Aircraft used for skydiving are under the FAA regulations FAR Part 91 which require inspections every 100 hours of flying, as well as a major inspection once a year. In addition, pilots are required to have commercial ratings. Most drop zones also have policies in place for pilots to communicate inconsistencies so that unscheduled maintenance also can be addressed. Despite this proactive approach, aircraft are mechanical and can have issues. What if something happens when you are in the plane?

The most important thing to consider as a student is that you will always have an instructor or coach with you. You can look to them for advice during these situations. The pilot is ultimately THE person in charge of the aircraft, and according to the FAA, the Pilot In Command dictates what skydivers should do in case of an in-air emergency. In practice, however, the pilot may be very busy trying to fly the plane and communicate on radio. Depending on the emergency, things may be very confusing.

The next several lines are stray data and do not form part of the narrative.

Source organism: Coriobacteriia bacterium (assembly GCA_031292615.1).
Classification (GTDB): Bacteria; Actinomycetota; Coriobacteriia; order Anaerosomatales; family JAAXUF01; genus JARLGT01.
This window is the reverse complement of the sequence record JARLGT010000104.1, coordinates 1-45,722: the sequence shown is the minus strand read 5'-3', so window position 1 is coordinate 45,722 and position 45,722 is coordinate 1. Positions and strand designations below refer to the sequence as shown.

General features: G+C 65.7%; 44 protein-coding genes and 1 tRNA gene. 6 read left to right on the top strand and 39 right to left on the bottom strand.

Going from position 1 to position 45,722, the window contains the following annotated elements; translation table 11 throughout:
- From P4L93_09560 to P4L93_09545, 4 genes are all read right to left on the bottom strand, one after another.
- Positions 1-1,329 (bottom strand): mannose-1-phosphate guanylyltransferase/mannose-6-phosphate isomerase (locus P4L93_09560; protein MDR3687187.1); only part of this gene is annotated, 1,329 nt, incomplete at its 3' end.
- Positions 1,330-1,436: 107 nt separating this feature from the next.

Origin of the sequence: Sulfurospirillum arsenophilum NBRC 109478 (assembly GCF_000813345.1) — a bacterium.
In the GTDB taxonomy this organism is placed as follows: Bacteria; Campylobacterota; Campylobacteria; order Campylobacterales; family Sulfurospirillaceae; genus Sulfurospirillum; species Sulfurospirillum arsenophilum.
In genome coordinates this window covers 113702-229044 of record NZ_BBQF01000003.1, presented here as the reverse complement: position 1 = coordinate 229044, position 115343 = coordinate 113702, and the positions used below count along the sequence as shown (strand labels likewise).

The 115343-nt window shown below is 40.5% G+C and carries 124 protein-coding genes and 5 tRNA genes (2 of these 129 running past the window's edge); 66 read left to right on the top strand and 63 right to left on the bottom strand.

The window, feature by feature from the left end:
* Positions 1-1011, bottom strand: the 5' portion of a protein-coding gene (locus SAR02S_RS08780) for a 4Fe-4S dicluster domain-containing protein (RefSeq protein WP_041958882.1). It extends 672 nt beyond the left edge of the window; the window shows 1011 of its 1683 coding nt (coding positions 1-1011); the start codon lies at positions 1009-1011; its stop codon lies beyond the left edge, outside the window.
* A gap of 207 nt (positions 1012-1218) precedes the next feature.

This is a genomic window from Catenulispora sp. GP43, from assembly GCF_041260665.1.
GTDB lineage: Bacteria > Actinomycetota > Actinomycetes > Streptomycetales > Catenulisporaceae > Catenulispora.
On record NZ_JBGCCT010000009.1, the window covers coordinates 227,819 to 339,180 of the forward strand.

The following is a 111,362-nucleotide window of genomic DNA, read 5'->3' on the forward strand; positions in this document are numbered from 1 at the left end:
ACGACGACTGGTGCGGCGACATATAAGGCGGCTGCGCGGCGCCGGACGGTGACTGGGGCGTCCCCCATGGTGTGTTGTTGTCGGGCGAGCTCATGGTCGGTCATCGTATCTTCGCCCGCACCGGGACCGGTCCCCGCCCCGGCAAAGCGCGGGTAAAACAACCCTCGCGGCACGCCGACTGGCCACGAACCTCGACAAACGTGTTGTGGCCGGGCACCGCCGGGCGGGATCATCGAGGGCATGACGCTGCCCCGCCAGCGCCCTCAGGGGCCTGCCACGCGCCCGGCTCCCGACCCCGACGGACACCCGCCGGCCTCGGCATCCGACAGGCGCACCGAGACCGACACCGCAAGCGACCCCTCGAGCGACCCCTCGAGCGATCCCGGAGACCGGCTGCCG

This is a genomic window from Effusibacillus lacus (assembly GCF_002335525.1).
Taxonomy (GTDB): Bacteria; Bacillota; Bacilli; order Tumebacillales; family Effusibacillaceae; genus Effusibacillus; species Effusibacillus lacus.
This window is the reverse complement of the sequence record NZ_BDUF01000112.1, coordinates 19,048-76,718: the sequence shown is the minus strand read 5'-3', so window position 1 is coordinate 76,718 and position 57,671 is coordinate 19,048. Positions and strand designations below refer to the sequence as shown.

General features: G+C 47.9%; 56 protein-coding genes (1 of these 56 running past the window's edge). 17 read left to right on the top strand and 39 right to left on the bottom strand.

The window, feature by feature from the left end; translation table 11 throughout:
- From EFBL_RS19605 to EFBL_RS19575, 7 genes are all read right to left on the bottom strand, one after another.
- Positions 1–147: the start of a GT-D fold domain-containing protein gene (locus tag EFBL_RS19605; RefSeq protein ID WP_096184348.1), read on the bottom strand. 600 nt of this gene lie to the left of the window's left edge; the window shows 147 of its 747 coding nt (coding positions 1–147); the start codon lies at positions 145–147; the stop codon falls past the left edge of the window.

Presented here are some very general options available to you. For more, be sure to consult your instructor for drop zone policies regarding aircraft emergencies.

chute out


premature deployment land with plane exit on reserve exit on main early exit

USPA skydive school |

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